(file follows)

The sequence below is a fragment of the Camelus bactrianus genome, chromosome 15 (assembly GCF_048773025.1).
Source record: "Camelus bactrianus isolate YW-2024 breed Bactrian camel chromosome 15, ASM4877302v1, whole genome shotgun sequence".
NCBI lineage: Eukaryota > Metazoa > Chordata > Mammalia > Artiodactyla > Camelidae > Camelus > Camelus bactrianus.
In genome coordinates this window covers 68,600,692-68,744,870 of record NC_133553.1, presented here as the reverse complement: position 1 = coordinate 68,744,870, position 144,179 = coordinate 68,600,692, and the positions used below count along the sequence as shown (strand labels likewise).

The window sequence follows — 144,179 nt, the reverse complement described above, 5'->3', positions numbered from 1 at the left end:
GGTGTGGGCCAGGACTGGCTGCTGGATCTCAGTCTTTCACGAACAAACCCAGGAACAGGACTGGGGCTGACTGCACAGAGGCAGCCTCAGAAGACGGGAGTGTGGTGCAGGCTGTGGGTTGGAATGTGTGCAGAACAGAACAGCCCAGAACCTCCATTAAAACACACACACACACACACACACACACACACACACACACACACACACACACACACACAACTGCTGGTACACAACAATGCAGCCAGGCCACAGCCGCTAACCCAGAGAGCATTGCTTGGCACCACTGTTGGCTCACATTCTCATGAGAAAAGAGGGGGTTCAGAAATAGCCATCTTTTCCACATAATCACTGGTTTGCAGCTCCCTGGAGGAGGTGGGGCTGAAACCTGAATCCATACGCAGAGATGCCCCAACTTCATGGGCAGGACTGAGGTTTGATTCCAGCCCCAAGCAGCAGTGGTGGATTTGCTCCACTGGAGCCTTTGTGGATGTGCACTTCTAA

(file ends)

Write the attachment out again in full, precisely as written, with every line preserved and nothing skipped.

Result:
The sequence below is a fragment of the Camelus bactrianus genome, chromosome 15 (assembly GCF_048773025.1).
Source record: "Camelus bactrianus isolate YW-2024 breed Bactrian camel chromosome 15, ASM4877302v1, whole genome shotgun sequence".
NCBI lineage: Eukaryota > Metazoa > Chordata > Mammalia > Artiodactyla > Camelidae > Camelus > Camelus bactrianus.
In genome coordinates this window covers 68,600,692-68,744,870 of record NC_133553.1, presented here as the reverse complement: position 1 = coordinate 68,744,870, position 144,179 = coordinate 68,600,692, and the positions used below count along the sequence as shown (strand labels likewise).

The window sequence follows — 144,179 nt, the reverse complement described above, 5'->3', positions numbered from 1 at the left end:
GGTGTGGGCCAGGACTGGCTGCTGGATCTCAGTCTTTCACGAACAAACCCAGGAACAGGACTGGGGCTGACTGCACAGAGGCAGCCTCAGAAGACGGGAGTGTGGTGCAGGCTGTGGGTTGGAATGTGTGCAGAACAGAACAGCCCAGAACCTCCATTAAAACACACACACACACACACACACACACACACACACACACACACACACACACACACACAACTGCTGGTACACAACAATGCAGCCAGGCCACAGCCGCTAACCCAGAGAGCATTGCTTGGCACCACTGTTGGCTCACATTCTCATGAGAAAAGAGGGGGTTCAGAAATAGCCATCTTTTCCACATAATCACTGGTTTGCAGCTCCCTGGAGGAGGTGGGGCTGAAACCTGAATCCATACGCAGAGATGCCCCAACTTCATGGGCAGGACTGAGGTTTGATTCCAGCCCCAAGCAGCAGTGGTGGATTTGCTCCACTGGAGCCTTTGTGGATGTGCACTTCTAA